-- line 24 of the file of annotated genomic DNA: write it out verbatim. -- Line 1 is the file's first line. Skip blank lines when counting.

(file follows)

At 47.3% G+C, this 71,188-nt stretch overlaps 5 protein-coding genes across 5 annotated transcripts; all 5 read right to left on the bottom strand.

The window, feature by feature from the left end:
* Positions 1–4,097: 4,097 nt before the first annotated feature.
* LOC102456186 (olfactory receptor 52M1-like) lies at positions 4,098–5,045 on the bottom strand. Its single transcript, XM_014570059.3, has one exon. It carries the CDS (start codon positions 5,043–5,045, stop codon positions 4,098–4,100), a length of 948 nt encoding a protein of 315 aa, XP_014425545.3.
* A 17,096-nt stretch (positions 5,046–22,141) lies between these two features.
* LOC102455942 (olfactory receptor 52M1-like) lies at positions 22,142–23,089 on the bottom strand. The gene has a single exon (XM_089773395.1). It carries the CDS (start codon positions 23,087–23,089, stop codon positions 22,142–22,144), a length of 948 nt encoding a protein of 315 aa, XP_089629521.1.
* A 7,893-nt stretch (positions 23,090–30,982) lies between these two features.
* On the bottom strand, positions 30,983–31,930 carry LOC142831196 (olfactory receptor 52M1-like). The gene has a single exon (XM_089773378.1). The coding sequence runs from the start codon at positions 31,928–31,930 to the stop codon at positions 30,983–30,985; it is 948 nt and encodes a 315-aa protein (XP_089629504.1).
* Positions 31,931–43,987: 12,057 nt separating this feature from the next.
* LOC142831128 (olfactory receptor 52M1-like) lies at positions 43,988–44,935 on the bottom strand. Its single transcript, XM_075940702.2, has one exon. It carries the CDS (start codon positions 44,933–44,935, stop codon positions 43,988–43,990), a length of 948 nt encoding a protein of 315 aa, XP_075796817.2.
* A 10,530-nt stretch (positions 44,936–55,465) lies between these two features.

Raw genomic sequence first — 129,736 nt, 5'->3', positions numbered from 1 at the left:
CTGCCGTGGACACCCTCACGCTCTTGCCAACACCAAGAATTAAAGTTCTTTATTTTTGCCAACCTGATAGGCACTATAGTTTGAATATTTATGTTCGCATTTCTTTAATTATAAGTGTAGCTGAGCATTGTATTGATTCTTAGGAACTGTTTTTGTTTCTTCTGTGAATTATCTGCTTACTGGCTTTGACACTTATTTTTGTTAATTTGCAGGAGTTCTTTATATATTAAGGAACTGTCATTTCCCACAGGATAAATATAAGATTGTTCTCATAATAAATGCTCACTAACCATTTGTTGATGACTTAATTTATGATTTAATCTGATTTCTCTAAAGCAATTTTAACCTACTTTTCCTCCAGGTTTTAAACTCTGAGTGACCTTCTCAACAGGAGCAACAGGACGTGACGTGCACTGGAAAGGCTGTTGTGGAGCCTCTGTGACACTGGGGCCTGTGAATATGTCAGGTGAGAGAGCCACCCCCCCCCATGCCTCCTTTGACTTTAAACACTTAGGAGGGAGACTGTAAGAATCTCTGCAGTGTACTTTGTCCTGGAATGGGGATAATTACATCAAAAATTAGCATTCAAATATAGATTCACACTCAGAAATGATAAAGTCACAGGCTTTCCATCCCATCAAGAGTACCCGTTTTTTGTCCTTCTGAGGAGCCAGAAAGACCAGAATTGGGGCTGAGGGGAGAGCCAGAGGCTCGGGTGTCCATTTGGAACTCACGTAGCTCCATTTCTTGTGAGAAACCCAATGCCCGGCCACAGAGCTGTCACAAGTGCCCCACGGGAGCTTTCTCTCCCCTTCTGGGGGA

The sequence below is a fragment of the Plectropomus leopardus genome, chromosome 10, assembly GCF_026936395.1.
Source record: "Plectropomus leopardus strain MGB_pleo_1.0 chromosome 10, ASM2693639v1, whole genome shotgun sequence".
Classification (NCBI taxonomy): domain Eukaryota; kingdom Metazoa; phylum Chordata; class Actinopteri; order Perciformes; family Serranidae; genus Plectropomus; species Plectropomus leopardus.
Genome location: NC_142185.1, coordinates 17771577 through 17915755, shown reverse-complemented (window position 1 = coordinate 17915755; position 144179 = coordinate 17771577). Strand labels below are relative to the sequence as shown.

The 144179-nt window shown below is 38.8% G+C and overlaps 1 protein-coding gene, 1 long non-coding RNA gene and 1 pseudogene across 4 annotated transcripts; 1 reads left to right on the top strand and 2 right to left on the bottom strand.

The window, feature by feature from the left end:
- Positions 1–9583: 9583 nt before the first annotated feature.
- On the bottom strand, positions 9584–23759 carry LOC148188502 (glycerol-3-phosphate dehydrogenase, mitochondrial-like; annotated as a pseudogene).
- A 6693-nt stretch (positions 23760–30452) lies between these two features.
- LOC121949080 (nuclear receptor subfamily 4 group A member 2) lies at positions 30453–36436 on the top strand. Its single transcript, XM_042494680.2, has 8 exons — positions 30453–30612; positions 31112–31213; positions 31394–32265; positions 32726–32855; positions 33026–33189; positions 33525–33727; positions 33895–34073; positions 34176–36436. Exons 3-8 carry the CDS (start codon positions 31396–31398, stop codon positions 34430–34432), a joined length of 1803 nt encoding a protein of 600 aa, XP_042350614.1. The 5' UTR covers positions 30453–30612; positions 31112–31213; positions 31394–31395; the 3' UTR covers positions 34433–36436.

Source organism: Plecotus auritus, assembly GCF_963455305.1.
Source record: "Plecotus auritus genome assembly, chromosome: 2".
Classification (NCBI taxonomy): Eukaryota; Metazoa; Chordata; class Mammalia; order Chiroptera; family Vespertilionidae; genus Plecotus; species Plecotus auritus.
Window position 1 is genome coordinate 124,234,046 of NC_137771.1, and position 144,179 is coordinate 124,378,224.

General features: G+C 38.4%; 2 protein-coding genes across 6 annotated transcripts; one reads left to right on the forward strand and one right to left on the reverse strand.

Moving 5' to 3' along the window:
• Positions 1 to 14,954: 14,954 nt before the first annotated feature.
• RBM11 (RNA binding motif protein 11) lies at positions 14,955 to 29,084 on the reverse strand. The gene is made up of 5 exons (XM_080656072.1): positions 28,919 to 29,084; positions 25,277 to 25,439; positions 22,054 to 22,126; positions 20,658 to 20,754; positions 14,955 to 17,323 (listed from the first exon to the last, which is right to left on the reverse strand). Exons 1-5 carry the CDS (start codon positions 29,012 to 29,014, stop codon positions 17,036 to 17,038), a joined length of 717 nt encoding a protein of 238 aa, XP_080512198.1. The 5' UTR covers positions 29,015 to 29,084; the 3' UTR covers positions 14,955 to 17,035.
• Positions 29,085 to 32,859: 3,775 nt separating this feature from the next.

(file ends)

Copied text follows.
Source organism: Plecotus auritus, assembly GCF_963455305.1.